All the ideas of where you would look for life, what would be the general surroundings and things, were so much predicated on that, that I thought it was ludicrous. You notice, there's nothing more about “wave of darkening.” It’s quite a different place. The reality of it just suddenly waked everybody up. Percival Lowell left us with all that business, “waves of darkening” and things. And unfortunately, I shouldn't mention names and I won't, but some of the members of the scientific team are basically romanticists. You know, they are just unbridled romantics: “And if you can't prove that there isn't life on Mars—well, then there must be life on Mars, and let's go find it.” Well, it changes. It's got dust storms and polar caps and things. So, it's a possibility anybody would recognize. (crosstalk)

DeVorkin:

There is, of course, some feeling presently that one can get money from NASA or NSF if you do design a package that has some certain percentage chance success, in detecting life in the universe somewhere. And it seems to be that, even in the earliest Mars probes, in your writings, you specifically came out and tried to say, “Well, our probe wasn't designed to look for life or prove life did not exist on Mars.” Was this an actively sensitive area?

Leighton:

Only from the point of view of the overblown importance attached to it, in the popular press. And you knew you were going to get asked the question, and if you didn't mention it, then it either was left out because you knew something you weren't saying, or else—you know, it was just a way of recognizing that we didn't design it. It was not designed to look for life, nor were any signs of life found, but-you know, that's it.

DeVorkin:

How sensitive, let's say, were the government support agencies to popular press, on these kinds of questions? How far out would they want their project scientists to go?

Leighton:

Well, I guess I never was involved with the Viking thing enough.

DeVorkin:

Well, Mariner.

Leighton:

But in Mariner, there were some preparations for the fly-bys, in terms of PIO, public information operations. And they took the form of trying, with the people who were experts in the public information business, who deal with the reporters and things, trying to put the scientists in the right frame of mind to receive some of the questions they knew would be asked. It wasn't that we were prompted or told what to say, by any means. It was only that, you know you're going to be asked such and such and so and so, and so it would be just as well if you'd thought about it beforehand. When the results were partly in, and we knew what they were and the public information people knew what they were, we could see more specifically what kind of questions would arise, and so, there'd be a session the day before, or something like that—and then, of course, the releases are made up by that time, so that when the press conference happened, there's a specific release which says what happened.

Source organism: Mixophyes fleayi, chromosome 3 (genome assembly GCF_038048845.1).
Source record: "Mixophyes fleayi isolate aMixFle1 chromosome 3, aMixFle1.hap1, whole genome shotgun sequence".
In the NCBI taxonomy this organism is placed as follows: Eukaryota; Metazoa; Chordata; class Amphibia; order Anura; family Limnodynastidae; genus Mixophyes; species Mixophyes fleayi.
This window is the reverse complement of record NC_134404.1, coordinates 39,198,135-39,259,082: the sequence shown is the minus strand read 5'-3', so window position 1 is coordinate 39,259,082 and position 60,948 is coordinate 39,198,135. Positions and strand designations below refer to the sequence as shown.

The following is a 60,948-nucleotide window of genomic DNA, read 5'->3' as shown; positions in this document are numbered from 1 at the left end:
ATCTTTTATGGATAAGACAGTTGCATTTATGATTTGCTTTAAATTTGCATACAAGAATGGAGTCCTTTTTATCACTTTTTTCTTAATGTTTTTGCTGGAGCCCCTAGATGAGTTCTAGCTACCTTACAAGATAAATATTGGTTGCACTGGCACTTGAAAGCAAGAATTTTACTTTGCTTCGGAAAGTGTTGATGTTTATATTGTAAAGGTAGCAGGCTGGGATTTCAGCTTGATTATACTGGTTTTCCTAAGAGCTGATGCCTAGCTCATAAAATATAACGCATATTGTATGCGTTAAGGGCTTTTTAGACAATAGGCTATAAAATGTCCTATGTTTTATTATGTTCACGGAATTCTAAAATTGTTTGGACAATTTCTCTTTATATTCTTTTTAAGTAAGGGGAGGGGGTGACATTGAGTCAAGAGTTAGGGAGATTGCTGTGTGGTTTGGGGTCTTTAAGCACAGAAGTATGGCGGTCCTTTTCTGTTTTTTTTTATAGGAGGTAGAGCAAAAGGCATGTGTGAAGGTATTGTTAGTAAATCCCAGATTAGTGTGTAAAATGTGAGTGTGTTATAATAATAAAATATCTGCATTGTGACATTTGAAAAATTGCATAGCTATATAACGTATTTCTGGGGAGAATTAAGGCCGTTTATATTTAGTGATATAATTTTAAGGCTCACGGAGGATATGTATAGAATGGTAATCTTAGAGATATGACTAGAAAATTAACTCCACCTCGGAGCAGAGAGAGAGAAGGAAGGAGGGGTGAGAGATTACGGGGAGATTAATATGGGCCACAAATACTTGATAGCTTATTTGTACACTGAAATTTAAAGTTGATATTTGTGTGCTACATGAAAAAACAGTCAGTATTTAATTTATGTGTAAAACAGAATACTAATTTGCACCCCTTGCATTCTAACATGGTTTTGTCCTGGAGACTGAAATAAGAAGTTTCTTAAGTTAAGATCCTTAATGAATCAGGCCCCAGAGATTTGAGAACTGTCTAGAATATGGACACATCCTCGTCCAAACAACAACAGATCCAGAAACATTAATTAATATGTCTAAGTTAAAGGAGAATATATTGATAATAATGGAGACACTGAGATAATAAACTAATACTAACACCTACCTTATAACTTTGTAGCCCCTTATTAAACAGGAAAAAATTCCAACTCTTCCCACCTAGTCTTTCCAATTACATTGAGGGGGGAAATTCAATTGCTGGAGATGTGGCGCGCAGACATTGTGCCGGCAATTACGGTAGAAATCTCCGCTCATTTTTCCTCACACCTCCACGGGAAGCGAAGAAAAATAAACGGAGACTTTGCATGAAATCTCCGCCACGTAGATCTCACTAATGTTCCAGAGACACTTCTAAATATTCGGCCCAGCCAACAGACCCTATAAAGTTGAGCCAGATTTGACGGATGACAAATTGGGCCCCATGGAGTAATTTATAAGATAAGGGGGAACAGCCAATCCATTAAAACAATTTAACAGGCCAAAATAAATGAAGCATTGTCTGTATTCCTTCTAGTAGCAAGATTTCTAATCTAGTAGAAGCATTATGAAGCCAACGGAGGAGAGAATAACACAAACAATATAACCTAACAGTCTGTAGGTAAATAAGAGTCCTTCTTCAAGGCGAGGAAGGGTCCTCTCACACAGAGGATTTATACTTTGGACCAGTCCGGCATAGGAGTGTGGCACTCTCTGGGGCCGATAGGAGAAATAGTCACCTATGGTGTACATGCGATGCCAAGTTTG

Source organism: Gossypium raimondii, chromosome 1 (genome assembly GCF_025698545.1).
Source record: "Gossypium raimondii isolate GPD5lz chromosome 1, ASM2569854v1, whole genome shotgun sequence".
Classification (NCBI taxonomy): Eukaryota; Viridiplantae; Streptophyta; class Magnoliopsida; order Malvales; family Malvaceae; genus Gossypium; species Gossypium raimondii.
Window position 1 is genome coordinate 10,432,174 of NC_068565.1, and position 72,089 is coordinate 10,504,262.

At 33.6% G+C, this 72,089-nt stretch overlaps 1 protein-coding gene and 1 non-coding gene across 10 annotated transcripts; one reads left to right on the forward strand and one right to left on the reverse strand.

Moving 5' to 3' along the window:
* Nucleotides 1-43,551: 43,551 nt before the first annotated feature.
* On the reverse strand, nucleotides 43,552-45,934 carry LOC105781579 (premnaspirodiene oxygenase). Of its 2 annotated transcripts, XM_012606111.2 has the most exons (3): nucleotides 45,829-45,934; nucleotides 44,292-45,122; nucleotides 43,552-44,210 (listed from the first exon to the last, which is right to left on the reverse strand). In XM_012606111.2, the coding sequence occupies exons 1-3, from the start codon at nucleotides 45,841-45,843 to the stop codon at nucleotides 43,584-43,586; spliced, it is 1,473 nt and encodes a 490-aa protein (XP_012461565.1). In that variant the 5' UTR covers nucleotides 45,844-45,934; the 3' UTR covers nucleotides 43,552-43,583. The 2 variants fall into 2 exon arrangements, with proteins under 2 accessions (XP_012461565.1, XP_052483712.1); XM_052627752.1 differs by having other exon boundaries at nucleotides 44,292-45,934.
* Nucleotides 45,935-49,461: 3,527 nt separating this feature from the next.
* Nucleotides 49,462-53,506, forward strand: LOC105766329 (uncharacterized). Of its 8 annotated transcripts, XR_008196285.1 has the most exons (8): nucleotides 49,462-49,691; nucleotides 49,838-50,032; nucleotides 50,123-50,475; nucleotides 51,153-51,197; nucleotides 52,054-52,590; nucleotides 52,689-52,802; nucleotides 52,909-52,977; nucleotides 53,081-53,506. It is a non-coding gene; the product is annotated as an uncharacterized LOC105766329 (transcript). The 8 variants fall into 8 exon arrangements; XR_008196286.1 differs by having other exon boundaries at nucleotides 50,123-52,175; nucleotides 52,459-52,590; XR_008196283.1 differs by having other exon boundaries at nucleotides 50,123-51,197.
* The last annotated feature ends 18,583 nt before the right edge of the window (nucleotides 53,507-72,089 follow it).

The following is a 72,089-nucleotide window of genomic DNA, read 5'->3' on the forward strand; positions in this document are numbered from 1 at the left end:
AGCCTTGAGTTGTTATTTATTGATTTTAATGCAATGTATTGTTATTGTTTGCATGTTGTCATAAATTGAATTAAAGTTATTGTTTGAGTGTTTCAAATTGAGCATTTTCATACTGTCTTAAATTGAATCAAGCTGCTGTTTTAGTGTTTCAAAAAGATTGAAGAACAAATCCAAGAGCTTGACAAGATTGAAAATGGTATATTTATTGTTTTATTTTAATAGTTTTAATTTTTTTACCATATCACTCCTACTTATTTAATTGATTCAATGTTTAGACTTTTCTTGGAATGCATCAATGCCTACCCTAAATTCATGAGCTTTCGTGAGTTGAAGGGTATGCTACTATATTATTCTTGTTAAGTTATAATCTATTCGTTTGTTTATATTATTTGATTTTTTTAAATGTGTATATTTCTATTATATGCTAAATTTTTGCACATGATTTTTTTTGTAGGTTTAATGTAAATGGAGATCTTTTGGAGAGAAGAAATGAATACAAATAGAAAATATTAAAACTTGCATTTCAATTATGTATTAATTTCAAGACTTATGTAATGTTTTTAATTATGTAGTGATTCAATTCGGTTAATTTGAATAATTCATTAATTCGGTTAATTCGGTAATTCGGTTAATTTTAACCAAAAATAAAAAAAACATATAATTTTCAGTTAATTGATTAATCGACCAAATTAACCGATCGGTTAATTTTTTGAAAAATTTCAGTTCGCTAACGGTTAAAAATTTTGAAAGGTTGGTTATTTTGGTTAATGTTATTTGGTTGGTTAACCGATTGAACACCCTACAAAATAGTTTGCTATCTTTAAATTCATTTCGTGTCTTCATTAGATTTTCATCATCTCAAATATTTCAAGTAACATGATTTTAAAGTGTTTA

DeVorkin:

Did you usually see these releases before publication?

Leighton:

Oh yes. Yes. They'd been edited and changed according to the scientist's needs. See, they were written up mainly by press people —the public information people—but very well done—and with the NASA headquarters people, also, on that. Now, you were trying to get something about seeing, before, what the sources of support would be—or seeing, since we’d need information in the future about such and such, we ought to work on it now, or something.

DeVorkin:

In terms of the sun.

Leighton:

In terms of the sun. Oh, I see. You weren't thinking of that for the others.

DeVorkin:

Not so much for the others.

Leighton:

All right. No, I did not look at that, in that way.

DeVorkin:

Yes. In the case of Mariner, I see how you came into it, but I don't understand why there weren’t other people working on the television packages. That's a surprise.

Leighton:

Well, but the trouble is, it got very expensive. And the techniques, they pushed the techniques at the point, at the time very far, and so I think that no ordinary investigator, no person in a lab somewhere, even if he had the technical know-how and desire, even, was in a position to say: "Well, I will now buy television components and put together a prototype television set." Even if you made a proposal to NASA, they would say, "What mission is it for?" And then there would be a request for proposals and so forth. So I think the right avenues had been used. But it was that none of those people had had experience with the possibilities or the needs of the mission, to make a sensible proposal. And it takes a lot of experience, a lot of insight, to do that. We didn't make a proposal, either. We were sort of approached by JPL. The people there had done a lot of thinking about it, but they didn't have any scientists. They had the technical know-how, and had the tubes and everything else, and they'd even sent the Rangers. Remember, there was a bad series of Rangers, but they had good cameras. And they had a lot of experience with television cameras and so forth, and to the extent that they thought they were just going to the moon again, they were well up the curve. And so by the time they latched onto a few of the scientists, and we got together and made a group that would do it, it just was a leaderless, headless thing, where there was knowledge and everything, but it was not in places where the people would propose as a team, or could propose as a team. So it was a sort of a fluke, in a way.